The Iraq war is still George W. Bush's balliwick. He's the President, and he controls the military, Pentagon, and affiliated agencies. Dems can pretty much play the blame game for domestic political gain, because despite winning Congress, they still have no real power. But what if they did? Both The New Republic and George Packer at the the New Yorker consider this and come to the same conclusion--they may have been wrong about the war, but that doesn't mean we should return to Kissinger's old realpolitik. The editors at the New Republic:
Many Democrats have embraced a proposal called "phased redeployment," a politically expedient way of saying immediate withdrawal. Their proposal, which calls for departures beginning in four to six months, doesn't allow the time and space for the arduous work that a political settlement requires--the kind of agreement that will ultimately allow us to leave with the least damage to the Iraqi people and our own interests. Proponents of "redeployment" might argue that the president will enact any new course as ineptly as he did before--a very reasonable fear. But, having achieved new majorities, the Democrats must use their oversight capability to ensure that this does not happen.Packer, who also writes for TNR, is even more pointed:
The argument that Iraq would be better off on its own is a self-serving illusion that seems to offer Americans a win-win solution to a lose-lose problem. Like so much about this war, it has more to do with politics here than reality there. Such wishful thinking (reminiscent of the sweets-and-flowers variety that preceded the war) would have pernicious consequences, as the United States fails to anticipate one disaster after another in the wake of its departure: ethnic cleansing on a large scale, refugees pouring across Iraq’s borders, incursions by neighboring armies, and the slaughter of Iraqis who had joined the American project.Believe it or not, I agree with both. The problem is that, failing a pull-out, we are left with the lose-lose situation Packer describes. He suggests bringing together factional leaders and threaten them with our not pulling out if they don't shape up. That's one element of the solution, but it's impossible to imagine a fuller answer not including the international community. NATO, the UN, a coalition of the US's selection--parties not compromised in Iraq like factional leaders or the US.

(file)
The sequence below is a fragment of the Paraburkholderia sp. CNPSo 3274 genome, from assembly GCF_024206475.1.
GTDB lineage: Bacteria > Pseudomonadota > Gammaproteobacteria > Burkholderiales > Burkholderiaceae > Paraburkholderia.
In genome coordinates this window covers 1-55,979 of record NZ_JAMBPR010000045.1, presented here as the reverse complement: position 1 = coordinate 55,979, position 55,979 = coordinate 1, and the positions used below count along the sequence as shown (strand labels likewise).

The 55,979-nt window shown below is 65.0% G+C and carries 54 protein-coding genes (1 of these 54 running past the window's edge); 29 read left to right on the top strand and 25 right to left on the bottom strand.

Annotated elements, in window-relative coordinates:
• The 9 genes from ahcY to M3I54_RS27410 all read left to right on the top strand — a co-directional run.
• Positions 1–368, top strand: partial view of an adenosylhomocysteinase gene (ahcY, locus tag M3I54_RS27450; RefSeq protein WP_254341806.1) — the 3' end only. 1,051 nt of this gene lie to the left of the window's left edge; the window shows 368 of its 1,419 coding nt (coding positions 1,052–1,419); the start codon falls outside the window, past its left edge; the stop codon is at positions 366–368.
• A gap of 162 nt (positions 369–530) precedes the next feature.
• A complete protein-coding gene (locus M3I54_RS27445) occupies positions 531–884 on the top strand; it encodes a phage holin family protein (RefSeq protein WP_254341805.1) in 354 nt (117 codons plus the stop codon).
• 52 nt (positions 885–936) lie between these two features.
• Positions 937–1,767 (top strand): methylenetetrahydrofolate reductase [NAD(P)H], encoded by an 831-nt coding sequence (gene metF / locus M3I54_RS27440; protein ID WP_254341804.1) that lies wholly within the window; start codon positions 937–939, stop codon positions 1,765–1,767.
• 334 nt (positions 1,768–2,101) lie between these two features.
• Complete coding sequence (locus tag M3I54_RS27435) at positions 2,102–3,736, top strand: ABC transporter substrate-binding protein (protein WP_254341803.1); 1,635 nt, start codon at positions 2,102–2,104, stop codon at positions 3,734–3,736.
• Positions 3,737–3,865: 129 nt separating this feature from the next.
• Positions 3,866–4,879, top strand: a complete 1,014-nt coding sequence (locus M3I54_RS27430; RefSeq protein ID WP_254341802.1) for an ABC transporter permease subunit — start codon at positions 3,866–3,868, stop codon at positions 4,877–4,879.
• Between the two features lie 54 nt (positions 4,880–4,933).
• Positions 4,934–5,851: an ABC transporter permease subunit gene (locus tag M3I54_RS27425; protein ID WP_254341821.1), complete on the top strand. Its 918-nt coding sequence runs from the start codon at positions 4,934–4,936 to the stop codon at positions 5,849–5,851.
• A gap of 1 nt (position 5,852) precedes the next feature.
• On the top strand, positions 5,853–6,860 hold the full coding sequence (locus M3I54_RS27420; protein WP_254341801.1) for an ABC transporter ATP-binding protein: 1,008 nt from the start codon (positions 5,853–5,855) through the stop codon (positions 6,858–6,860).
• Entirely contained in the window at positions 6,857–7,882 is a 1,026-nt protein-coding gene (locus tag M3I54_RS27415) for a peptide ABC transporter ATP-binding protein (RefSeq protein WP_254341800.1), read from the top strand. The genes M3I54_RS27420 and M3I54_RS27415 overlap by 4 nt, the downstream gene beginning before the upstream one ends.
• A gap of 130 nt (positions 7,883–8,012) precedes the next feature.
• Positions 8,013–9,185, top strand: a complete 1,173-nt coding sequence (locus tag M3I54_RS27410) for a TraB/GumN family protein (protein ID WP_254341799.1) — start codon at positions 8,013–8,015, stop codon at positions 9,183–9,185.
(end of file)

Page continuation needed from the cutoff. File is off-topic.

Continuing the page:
Where Packer and TNR fall down, again, is their belief that the US can solve these problems. They decry "realism" in the Kissinger mode, but until they relinquish this absurd notion that somehow it is in the US's power to "fix" Iraq, the realistic realism they seek will remain elusive.
Let's say you were the President, what would you do?